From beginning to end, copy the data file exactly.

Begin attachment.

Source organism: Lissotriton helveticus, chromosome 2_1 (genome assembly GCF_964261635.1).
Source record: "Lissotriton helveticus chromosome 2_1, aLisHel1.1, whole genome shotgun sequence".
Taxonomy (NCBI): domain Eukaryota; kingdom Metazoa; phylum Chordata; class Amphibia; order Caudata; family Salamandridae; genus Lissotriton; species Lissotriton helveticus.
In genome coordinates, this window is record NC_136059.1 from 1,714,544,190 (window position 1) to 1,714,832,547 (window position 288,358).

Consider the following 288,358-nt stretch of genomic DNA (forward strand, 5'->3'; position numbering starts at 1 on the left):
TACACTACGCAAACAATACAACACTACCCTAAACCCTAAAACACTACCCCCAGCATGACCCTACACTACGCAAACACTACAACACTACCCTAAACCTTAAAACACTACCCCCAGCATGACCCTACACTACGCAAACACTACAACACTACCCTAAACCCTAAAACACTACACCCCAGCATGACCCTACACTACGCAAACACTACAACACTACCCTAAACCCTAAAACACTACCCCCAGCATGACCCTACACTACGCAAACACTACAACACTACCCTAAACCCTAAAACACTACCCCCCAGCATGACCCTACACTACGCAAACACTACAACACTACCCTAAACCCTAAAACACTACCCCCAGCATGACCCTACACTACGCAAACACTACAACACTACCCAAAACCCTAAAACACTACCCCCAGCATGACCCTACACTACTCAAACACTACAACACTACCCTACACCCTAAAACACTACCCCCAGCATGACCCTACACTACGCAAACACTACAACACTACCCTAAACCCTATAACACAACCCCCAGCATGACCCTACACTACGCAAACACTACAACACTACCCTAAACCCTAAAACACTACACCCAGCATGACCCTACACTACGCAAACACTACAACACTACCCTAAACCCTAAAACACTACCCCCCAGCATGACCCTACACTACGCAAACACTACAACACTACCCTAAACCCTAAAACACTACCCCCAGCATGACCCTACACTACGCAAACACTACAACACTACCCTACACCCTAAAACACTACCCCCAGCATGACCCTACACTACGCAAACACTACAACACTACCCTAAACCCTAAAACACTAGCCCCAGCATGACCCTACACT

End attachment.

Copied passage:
Source organism: Lissotriton helveticus, chromosome 2_1 (genome assembly GCF_964261635.1).
Source record: "Lissotriton helveticus chromosome 2_1, aLisHel1.1, whole genome shotgun sequence".
Taxonomy (NCBI): domain Eukaryota; kingdom Metazoa; phylum Chordata; class Amphibia; order Caudata; family Salamandridae; genus Lissotriton; species Lissotriton helveticus.
In genome coordinates, this window is record NC_136059.1 from 1,714,544,190 (window position 1) to 1,714,832,547 (window position 288,358).

Consider the following 288,358-nt stretch of genomic DNA (forward strand, 5'->3'; position numbering starts at 1 on the left):
TACACTACGCAAACAATACAACACTACCCTAAACCCTAAAACACTACCCCCAGCATGACCCTACACTACGCAAACACTACAACACTACCCTAAACCTTAAAACACTACCCCCAGCATGACCCTACACTACGCAAACACTACAACACTACCCTAAACCCTAAAACACTACACCCCAGCATGACCCTACACTACGCAAACACTACAACACTACCCTAAACCCTAAAACACTACCCCCAGCATGACCCTACACTACGCAAACACTACAACACTACCCTAAACCCTAAAACACTACCCCCCAGCATGACCCTACACTACGCAAACACTACAACACTACCCTAAACCCTAAAACACTACCCCCAGCATGACCCTACACTACGCAAACACTACAACACTACCCAAAACCCTAAAACACTACCCCCAGCATGACCCTACACTACTCAAACACTACAACACTACCCTACACCCTAAAACACTACCCCCAGCATGACCCTACACTACGCAAACACTACAACACTACCCTAAACCCTATAACACAACCCCCAGCATGACCCTACACTACGCAAACACTACAACACTACCCTAAACCCTAAAACACTACACCCAGCATGACCCTACACTACGCAAACACTACAACACTACCCTAAACCCTAAAACACTACCCCCCAGCATGACCCTACACTACGCAAACACTACAACACTACCCTAAACCCTAAAACACTACCCCCAGCATGACCCTACACTACGCAAACACTACAACACTACCCTACACCCTAAAACACTACCCCCAGCATGACCCTACACTACGCAAACACTACAACACTACCCTAAACCCTAAAACACTAGCCCCAGCATGACCCTACACT